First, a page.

Relative Something

*this* John W. Hays' take on things and experiences

Posts Tagged ‘property management

Clearing Branches

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For almost a year the branches lay in the section of woods beside our driveway, between the house and the barn. They were from a large oak tree that was already misshapen by previous storm damage. The lopsided section that had mostly survived the first incident many years before, tipped over about two stories high and required professional help to bring down the rest of the way.

I had the tree service do the minimum work of bringing the tree to the ground, but nothing more. We could do the rest.

Talk is cheap.

There was a lot of work left to be done, which is why it has taken almost a full year to come close to finishing the dispatching of all those logs and branches away from the scene. Yesterday, in the last days before the woods will become thick with green leaves, Cyndie and I finally cleaned up the area where the debris was spread.

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And we are not even done yet. There remain many standing trees with red paint on them which the DNR forester marked as threatening to the health of larger oaks around them.

Today’s inspiration is to cut those down and use the biggest sections to replace the creosote-soaked fence posts in our garden terrace walls. It will mean the wall won’t last as long since the tree trunks will rot sooner than the fence posts, but we think they will last long enough to allow collecting rocks for reinforcement over time.

I know cutting more trees down will create a lot more branches that need to be dealt with, but while we are in that mode I’m hoping momentum will keep progress flowing and not leave them laying in place for a whole year.

The challenge will be in splitting time between working on the garden terraces and clearing the new piles of branches created.

This will not be a one-day project, we know that much.

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Written by johnwhays

April 25, 2020 at 8:57 am

Bridge Built

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It hasn’t started raining today yet, but precipitation is on the way. Knowing that, yesterday I made it a priority to finish the bridge I started a week ago. I wanted to get it done while the weather was nice. I’ll let the pictures tell most of the story:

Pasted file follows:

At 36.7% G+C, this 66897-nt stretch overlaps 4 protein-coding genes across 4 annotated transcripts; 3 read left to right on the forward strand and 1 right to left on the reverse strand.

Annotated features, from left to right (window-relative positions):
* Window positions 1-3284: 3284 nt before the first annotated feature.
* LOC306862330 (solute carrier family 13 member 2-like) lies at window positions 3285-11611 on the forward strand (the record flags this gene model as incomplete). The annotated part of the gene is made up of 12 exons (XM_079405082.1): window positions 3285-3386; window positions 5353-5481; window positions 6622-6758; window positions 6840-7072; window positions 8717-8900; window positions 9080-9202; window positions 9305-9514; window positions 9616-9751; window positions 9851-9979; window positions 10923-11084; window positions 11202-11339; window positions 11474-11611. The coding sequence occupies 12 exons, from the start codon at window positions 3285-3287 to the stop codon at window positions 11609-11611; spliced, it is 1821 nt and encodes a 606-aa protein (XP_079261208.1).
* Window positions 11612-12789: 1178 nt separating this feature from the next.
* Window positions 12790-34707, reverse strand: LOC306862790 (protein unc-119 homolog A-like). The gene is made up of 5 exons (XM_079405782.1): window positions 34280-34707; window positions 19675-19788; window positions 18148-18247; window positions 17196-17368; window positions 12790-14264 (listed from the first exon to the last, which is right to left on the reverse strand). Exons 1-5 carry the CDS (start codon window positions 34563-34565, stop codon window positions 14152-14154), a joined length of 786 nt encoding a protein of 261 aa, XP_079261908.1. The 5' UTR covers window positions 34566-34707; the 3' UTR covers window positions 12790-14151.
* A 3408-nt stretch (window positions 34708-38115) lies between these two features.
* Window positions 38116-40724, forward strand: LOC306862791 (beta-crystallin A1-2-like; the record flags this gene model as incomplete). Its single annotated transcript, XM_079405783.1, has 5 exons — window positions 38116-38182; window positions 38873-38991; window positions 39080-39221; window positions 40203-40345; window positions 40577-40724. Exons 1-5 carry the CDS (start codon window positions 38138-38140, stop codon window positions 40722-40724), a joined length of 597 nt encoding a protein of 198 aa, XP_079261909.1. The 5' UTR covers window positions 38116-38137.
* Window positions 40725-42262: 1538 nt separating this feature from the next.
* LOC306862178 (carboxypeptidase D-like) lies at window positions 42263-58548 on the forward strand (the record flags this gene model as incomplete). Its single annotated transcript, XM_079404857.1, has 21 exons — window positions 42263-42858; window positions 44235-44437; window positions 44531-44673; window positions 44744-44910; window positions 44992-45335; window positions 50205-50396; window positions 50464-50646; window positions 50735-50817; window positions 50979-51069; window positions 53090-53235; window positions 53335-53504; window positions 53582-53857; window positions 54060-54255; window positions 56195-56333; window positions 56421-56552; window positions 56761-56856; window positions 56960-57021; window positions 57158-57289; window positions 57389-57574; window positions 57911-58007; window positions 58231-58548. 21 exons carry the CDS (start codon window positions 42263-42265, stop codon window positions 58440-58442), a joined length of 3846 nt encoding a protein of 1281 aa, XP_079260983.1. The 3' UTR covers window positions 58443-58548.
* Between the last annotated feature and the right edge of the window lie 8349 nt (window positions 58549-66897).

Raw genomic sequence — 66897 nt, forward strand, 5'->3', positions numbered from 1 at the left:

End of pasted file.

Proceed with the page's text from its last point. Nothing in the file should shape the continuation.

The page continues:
Once the frame was complete, I used the cut pieces (previously employed as shims to level joists during assembly) for reducing friction when I single-handedly dragged the base across the gorge. It was heavy!

For now, there will be a step up onto the deck, but at some point in the near future, I plan to dig down so the ends will be at ground level so the lawn tractor can roll smoothly up and over.

I wonder how heavy it is now.

If we get too much water flowing, the whole thing will get pushed out of position. However, if that happens, we will have other flood-related problems to deal with that will make the shifted bridge a minor concern.

I’m going to bank on the likelihood that’s not gonna happen.

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Written by johnwhays

March 28, 2020 at 9:23 am

Working Alone

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My high hope of building a footbridge in a single weekend fell victim to my need to accomplish all the tasks without a helper and also my being the sole entertainer for Delilah’s high-energy needs.

Add in the less-than-ideal windy and cold spring weather, plus the limitations of the batteries for my cordless circular saw, and my inability to finish by the end of the day yesterday was not all that surprising.

I resorted to two different solutions for supporting the long boards that I cut. That treated lumber is really heavy compared to the remnants of the old cedar deck boards I’m using for bracing.

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The pallets had a tendency to collapse, so I switched up to plan B on the second day: old moldy hay bales. That provided welcome consistency.

Because the bridge will end up being very heavy, I decided to build the frame right next to the washout I’m covering and then drag it into position.

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I was able to haul the boards down by the fence and begin to screw some of the cross-supports into position but quit when the time had passed for Delilah’s dinner. I’ll leave the finishing until next weekend.

Trying to screw the pieces together square and true proved challenging on the uneven ground. I want to give that the time and attention necessary to get everything precisely the way I want it. Then I plan to move it into position before screwing down the floorboards.